How to make your homepage responsive to short attention spans

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Building a business usually means catering to a specific demographic and coming up with new products and marketing angles to directly appeal to them. But there is one audience segment that all modern business owners need to consider when building a website: users with short attention spans.

The evidence is mixed on whether or not attention spans shorten over time due to technological interactions. But the human attention span has never been this long or impressive to begin with.

If you want your messages to be more effective, or if you want users to engage with your website, you need to think of ways to make your content low attention friendly.

How do you do it?

Create an amazing home page

If someone with a short attention span visits your website, there is no guarantee that they will spend a lot of time exploring your internal pages. They will probably never get past the home page. The home page is the only page some of your users will see, so it should be your top priority. Proactively load your home page with all the most important content you want new users to see; you can still direct users to internal pages, but you won’t rely solely on this progression.

Related: How To Be Seen As An Expert On Anything

If your business is right for it, you can even create a unique one-page layout for your site. Creating and managing a single page can save you time and money while ensuring that all of your users get only the content that is most relevant to them. However, this approach is not suitable for all websites, especially if you plan to develop a blog or offer many different products or services.

Put your best content in the top half of the page

Likewise, it’s a good idea to put your best content in the top half of the page. In the context of newspaper printing, “above the fold” was a literal term, prompting publishers to put some of their best content front and center. With users who have short attention spans, there is no guarantee that users will constantly scroll or browse different pages. Consequently, you should keep your best content and most attractive offers at the top of every page.

keep everything concise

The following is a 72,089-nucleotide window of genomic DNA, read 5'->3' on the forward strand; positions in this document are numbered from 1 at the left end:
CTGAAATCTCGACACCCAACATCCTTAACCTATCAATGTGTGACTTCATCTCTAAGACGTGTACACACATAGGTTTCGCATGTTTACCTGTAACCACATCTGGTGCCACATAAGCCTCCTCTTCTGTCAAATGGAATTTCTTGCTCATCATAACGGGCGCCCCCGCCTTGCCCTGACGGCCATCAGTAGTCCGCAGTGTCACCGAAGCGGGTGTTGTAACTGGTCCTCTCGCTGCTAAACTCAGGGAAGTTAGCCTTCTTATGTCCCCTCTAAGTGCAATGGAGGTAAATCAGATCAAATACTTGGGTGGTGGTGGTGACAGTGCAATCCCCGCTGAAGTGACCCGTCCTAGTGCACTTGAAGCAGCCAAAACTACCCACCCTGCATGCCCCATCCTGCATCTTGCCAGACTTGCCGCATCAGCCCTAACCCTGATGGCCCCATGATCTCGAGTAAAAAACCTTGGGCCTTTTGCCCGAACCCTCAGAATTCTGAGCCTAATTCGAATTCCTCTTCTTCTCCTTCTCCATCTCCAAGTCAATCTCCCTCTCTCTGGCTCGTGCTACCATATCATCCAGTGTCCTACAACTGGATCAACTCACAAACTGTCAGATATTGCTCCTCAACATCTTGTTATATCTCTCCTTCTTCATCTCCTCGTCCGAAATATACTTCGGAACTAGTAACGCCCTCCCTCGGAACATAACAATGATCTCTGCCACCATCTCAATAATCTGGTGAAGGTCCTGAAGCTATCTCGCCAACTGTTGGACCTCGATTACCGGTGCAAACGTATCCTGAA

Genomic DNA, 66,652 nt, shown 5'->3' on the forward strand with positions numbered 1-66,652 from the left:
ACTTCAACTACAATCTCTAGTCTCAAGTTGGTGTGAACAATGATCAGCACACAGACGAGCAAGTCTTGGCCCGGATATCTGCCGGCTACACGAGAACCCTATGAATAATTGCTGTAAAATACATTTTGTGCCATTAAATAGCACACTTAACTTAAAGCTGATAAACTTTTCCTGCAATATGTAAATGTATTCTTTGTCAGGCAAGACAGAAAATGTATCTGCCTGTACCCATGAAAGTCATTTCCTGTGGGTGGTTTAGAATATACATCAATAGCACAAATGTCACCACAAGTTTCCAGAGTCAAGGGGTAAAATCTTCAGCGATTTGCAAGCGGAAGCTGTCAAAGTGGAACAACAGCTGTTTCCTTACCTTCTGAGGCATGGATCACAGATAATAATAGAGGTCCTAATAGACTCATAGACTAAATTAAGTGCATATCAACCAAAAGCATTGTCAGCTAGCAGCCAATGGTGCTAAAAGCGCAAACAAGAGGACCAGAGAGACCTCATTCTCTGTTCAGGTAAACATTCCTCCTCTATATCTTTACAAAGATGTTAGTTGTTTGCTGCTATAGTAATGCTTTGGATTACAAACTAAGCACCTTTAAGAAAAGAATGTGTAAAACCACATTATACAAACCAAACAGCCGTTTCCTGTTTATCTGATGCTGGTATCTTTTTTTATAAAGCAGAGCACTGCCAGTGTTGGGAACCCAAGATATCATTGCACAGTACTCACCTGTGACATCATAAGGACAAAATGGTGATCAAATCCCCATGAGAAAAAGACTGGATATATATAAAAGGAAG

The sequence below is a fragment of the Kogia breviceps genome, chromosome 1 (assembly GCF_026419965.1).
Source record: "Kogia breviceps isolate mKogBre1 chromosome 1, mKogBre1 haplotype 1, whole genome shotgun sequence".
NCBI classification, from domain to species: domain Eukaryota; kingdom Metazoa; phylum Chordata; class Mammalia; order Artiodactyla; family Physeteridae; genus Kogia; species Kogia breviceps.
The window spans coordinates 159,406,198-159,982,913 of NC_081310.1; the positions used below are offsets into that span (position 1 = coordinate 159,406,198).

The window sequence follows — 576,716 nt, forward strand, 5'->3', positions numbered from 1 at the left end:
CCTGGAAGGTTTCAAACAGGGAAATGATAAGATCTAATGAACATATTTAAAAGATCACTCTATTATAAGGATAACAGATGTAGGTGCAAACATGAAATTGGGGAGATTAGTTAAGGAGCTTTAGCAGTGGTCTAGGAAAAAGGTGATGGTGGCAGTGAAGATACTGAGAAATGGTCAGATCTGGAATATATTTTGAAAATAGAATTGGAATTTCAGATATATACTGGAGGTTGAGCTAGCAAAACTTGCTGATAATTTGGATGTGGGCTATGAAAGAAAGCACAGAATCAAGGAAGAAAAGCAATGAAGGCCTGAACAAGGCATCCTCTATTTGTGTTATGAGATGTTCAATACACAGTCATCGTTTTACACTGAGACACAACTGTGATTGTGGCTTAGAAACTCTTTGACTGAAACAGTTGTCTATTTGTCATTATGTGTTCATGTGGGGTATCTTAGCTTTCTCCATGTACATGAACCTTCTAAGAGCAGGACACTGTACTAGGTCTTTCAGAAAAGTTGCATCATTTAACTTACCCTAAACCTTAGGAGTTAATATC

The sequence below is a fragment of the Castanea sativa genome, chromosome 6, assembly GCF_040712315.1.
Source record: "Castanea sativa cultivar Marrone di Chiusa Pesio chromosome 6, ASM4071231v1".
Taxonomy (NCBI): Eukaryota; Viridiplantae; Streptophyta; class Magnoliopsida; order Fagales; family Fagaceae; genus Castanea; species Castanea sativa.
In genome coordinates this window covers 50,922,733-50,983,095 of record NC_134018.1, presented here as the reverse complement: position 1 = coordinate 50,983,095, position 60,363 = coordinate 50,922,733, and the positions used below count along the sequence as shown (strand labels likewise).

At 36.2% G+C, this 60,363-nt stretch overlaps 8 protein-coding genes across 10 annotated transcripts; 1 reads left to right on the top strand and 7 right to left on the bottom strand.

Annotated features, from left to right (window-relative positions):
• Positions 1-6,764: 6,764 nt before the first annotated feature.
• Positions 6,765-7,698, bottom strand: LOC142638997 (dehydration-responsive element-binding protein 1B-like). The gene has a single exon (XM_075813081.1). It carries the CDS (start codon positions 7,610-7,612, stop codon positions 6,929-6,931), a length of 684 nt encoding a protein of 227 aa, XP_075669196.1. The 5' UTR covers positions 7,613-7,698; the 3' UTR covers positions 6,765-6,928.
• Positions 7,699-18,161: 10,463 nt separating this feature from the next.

Do not waste your time. Keep all content on your website as concise as possible:

  • Headlines. Your headlines should have as few words as possible and convey as much meaning as possible in the smallest space possible. If your headlines are too long or complicated, you will lose audience.
  • Body content. Your body content should also be concise and properly spaced. Consider writing in short sentences, forming short paragraphs, with line breaks between each line. It will make your content much more engaging for short attention span users and at the same time make your content more readable.
  • Videos. Any videos you have should be no longer than a few minutes, 10 minutes max.

Use frequent but short calls to action

Calls-to-action (CTAs) drive revenue for your site, so they happen to be one of the most important elements of your long-term success. If you want these prompts to be effective for people with short attention spans, you should include them as often as possible without resorting to spam. Compensate for this by keeping your directions short and to the point. For example, a one-sentence callout could be effective if it includes one sentence at the beginning, one in the middle, and one at the end of its main content.

Never ask too much of your users

There are many subtle ways to increase your conversion rate, but one of the most important tactics for people with short attention spans is to avoid pushing yourself too hard. People are easily willing to abandon their shopping carts or abandon a form if the interaction is going to ask for too much information. Keep your forms, carts, and other processes short and simple.

Measure user behavior (and learn from it)

Finally, take the time to measure user behavior on your site and try to learn from it. Are there any pages on your website that have a particularly high bounce rate? Probably won’t grab immediate attention. Is there a low dwell time for one of your internal pages? It could be a problem with your presentation of the content. Which pages on your site are successful, and what can you learn from those pages? It’s important to keep making small improvements to your site as you collect more data.

Related: What is a money page and how do you optimize one?

Having users with minimal attention spans is not a bad thing. It can work in your favor if you know how to serve those users properly. Think carefully about your design, your writing, and your engagement rates to maximize the value you get from this strategy.

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